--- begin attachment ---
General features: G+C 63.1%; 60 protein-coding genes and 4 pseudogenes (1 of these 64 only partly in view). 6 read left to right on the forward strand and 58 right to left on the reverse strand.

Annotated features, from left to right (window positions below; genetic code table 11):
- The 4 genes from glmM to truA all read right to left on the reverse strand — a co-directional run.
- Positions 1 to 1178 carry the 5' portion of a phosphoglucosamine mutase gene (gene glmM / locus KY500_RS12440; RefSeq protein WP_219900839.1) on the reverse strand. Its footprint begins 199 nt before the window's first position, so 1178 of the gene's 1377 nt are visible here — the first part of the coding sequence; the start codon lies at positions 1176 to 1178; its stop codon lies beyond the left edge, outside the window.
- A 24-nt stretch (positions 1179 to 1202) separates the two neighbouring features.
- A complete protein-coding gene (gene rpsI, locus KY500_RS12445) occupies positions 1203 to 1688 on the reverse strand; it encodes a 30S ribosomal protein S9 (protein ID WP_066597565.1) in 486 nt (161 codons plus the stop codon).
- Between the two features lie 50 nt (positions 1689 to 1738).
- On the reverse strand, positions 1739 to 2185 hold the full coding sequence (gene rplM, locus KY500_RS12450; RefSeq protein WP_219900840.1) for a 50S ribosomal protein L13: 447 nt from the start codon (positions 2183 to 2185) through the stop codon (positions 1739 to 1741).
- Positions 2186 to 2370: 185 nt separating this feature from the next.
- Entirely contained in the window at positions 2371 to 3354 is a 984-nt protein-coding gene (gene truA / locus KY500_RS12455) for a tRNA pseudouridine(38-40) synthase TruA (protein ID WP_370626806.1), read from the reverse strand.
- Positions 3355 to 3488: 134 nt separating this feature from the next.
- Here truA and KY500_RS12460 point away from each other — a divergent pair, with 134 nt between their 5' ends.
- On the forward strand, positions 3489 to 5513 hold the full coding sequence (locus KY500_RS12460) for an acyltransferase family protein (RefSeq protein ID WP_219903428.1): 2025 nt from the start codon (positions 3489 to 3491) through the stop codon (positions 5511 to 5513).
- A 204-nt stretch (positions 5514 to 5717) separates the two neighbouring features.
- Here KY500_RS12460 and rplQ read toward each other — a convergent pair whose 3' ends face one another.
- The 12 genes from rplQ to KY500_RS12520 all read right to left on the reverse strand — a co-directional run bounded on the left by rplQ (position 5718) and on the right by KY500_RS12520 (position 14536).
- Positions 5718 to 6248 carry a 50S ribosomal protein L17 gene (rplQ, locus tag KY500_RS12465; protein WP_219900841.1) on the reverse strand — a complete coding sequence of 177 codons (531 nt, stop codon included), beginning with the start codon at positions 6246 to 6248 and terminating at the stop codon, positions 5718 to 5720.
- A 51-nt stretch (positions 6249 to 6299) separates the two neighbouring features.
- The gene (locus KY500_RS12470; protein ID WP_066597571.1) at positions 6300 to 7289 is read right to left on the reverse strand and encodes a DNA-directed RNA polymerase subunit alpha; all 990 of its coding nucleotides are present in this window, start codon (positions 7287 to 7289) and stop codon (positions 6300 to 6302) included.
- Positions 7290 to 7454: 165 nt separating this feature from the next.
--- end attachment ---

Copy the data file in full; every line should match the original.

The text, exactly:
General features: G+C 63.1%; 60 protein-coding genes and 4 pseudogenes (1 of these 64 only partly in view). 6 read left to right on the forward strand and 58 right to left on the reverse strand.

Annotated features, from left to right (window positions below; genetic code table 11):
- The 4 genes from glmM to truA all read right to left on the reverse strand — a co-directional run.
- Positions 1 to 1178 carry the 5' portion of a phosphoglucosamine mutase gene (gene glmM / locus KY500_RS12440; RefSeq protein WP_219900839.1) on the reverse strand. Its footprint begins 199 nt before the window's first position, so 1178 of the gene's 1377 nt are visible here — the first part of the coding sequence; the start codon lies at positions 1176 to 1178; its stop codon lies beyond the left edge, outside the window.
- A 24-nt stretch (positions 1179 to 1202) separates the two neighbouring features.
- A complete protein-coding gene (gene rpsI, locus KY500_RS12445) occupies positions 1203 to 1688 on the reverse strand; it encodes a 30S ribosomal protein S9 (protein ID WP_066597565.1) in 486 nt (161 codons plus the stop codon).
- Between the two features lie 50 nt (positions 1689 to 1738).
- On the reverse strand, positions 1739 to 2185 hold the full coding sequence (gene rplM, locus KY500_RS12450; RefSeq protein WP_219900840.1) for a 50S ribosomal protein L13: 447 nt from the start codon (positions 2183 to 2185) through the stop codon (positions 1739 to 1741).
- Positions 2186 to 2370: 185 nt separating this feature from the next.
- Entirely contained in the window at positions 2371 to 3354 is a 984-nt protein-coding gene (gene truA / locus KY500_RS12455) for a tRNA pseudouridine(38-40) synthase TruA (protein ID WP_370626806.1), read from the reverse strand.
- Positions 3355 to 3488: 134 nt separating this feature from the next.
- Here truA and KY500_RS12460 point away from each other — a divergent pair, with 134 nt between their 5' ends.
- On the forward strand, positions 3489 to 5513 hold the full coding sequence (locus KY500_RS12460) for an acyltransferase family protein (RefSeq protein ID WP_219903428.1): 2025 nt from the start codon (positions 3489 to 3491) through the stop codon (positions 5511 to 5513).
- A 204-nt stretch (positions 5514 to 5717) separates the two neighbouring features.
- Here KY500_RS12460 and rplQ read toward each other — a convergent pair whose 3' ends face one another.
- The 12 genes from rplQ to KY500_RS12520 all read right to left on the reverse strand — a co-directional run bounded on the left by rplQ (position 5718) and on the right by KY500_RS12520 (position 14536).
- Positions 5718 to 6248 carry a 50S ribosomal protein L17 gene (rplQ, locus tag KY500_RS12465; protein WP_219900841.1) on the reverse strand — a complete coding sequence of 177 codons (531 nt, stop codon included), beginning with the start codon at positions 6246 to 6248 and terminating at the stop codon, positions 5718 to 5720.
- A 51-nt stretch (positions 6249 to 6299) separates the two neighbouring features.
- The gene (locus KY500_RS12470; protein ID WP_066597571.1) at positions 6300 to 7289 is read right to left on the reverse strand and encodes a DNA-directed RNA polymerase subunit alpha; all 990 of its coding nucleotides are present in this window, start codon (positions 7287 to 7289) and stop codon (positions 6300 to 6302) included.
- Positions 7290 to 7454: 165 nt separating this feature from the next.